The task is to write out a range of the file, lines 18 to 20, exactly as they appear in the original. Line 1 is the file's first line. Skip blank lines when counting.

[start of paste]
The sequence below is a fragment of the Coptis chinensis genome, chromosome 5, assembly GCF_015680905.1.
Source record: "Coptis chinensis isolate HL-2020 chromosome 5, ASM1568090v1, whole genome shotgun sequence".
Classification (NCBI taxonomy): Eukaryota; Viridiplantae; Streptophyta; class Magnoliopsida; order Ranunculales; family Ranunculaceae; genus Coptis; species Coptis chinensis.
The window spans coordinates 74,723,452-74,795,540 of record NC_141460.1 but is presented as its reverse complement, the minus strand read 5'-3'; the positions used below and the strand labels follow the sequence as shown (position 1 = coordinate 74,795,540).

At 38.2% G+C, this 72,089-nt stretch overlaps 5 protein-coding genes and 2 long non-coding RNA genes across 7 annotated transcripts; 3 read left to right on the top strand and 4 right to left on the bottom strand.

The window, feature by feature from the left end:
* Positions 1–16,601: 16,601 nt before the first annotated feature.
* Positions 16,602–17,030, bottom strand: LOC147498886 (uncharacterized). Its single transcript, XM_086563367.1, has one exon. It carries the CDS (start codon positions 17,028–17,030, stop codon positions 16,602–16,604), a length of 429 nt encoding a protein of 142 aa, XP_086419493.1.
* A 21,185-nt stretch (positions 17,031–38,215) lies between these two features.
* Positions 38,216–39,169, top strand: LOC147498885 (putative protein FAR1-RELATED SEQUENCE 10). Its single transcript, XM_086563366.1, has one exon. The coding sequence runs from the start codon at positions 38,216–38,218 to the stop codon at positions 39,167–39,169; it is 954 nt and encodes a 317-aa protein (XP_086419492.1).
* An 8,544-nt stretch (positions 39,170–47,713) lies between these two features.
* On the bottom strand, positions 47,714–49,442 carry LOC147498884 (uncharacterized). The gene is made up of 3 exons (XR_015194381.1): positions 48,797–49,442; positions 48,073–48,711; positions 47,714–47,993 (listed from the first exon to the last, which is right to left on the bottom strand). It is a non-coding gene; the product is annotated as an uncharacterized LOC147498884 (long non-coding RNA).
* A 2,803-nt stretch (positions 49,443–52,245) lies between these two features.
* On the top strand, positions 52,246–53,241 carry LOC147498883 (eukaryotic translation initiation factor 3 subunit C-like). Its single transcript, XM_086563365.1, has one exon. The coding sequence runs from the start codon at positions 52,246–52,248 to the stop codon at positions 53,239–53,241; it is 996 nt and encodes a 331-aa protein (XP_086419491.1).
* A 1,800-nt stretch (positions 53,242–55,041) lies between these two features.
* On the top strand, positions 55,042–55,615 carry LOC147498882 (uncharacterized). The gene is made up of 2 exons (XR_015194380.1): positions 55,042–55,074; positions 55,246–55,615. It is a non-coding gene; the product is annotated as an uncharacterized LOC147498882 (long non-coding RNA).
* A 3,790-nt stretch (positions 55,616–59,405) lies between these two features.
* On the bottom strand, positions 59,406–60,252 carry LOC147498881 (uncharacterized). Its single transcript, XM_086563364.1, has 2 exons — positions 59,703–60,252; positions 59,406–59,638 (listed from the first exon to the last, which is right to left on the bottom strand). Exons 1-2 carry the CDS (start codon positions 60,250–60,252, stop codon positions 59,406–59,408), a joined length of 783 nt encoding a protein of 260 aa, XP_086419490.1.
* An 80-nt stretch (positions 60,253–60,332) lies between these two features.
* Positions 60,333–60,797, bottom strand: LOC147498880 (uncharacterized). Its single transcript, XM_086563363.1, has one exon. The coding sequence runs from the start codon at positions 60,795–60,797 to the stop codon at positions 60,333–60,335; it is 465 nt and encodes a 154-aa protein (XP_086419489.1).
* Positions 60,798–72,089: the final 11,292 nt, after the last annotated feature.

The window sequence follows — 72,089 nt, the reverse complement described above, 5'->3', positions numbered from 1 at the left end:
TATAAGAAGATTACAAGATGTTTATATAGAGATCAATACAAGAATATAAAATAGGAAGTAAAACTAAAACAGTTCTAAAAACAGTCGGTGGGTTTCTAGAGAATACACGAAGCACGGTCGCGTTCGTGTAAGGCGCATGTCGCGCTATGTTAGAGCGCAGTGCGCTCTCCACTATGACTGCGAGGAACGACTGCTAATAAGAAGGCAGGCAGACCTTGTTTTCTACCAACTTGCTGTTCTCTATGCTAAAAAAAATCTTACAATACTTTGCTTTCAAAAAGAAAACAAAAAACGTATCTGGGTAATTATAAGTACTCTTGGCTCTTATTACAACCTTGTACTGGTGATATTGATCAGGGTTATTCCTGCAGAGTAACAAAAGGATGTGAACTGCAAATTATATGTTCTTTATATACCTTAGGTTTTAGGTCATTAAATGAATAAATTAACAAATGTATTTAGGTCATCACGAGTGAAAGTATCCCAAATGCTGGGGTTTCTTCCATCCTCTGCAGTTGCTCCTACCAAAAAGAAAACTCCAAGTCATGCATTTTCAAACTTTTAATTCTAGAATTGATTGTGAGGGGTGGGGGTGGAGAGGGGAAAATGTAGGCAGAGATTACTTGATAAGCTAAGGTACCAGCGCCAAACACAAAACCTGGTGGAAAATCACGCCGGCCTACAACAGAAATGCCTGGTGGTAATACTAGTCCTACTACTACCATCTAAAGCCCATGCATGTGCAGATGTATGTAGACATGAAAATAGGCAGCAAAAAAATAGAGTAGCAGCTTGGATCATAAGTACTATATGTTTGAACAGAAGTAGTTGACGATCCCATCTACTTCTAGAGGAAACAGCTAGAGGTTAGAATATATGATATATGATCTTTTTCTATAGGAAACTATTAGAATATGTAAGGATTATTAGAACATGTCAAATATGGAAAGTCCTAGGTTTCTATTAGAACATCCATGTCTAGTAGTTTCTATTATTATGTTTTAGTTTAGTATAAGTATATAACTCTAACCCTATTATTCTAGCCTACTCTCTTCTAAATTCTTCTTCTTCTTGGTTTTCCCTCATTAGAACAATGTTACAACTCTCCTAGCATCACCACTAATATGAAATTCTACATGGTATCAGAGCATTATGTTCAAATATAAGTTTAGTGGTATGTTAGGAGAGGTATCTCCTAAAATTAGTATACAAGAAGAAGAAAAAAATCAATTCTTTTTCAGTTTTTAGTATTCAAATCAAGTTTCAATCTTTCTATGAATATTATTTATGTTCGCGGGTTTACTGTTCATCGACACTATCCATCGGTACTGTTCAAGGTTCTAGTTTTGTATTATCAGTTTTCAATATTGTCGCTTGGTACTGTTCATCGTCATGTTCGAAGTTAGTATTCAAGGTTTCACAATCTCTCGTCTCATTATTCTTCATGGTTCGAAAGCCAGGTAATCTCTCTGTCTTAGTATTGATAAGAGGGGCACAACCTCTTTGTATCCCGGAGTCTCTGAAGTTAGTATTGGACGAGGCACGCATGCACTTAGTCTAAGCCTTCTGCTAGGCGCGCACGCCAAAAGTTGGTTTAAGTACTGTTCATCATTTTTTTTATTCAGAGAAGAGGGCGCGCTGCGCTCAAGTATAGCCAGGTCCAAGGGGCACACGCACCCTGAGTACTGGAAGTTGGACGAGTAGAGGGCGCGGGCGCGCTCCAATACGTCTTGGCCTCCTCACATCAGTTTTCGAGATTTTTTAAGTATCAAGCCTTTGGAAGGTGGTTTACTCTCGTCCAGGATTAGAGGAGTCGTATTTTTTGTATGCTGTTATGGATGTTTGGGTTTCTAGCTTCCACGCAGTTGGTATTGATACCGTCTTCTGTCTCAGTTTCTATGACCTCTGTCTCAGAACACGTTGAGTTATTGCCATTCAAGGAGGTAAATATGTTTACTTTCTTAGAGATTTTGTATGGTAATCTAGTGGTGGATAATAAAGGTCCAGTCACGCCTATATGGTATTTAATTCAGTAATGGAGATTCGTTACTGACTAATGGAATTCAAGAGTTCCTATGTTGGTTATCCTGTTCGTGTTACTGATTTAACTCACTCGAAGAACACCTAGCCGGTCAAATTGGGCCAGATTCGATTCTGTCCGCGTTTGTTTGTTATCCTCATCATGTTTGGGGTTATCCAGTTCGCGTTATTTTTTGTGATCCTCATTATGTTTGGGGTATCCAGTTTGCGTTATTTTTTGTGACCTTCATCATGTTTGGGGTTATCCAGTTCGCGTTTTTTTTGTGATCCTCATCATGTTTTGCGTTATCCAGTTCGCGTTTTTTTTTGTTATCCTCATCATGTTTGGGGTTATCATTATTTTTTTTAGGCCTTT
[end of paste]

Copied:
* On the bottom strand, positions 59,406–60,252 carry LOC147498881 (uncharacterized). Its single transcript, XM_086563364.1, has 2 exons — positions 59,703–60,252; positions 59,406–59,638 (listed from the first exon to the last, which is right to left on the bottom strand). Exons 1-2 carry the CDS (start codon positions 60,250–60,252, stop codon positions 59,406–59,408), a joined length of 783 nt encoding a protein of 260 aa, XP_086419490.1.
* An 80-nt stretch (positions 60,253–60,332) lies between these two features.
* Positions 60,333–60,797, bottom strand: LOC147498880 (uncharacterized). Its single transcript, XM_086563363.1, has one exon. The coding sequence runs from the start codon at positions 60,795–60,797 to the stop codon at positions 60,333–60,335; it is 465 nt and encodes a 154-aa protein (XP_086419489.1).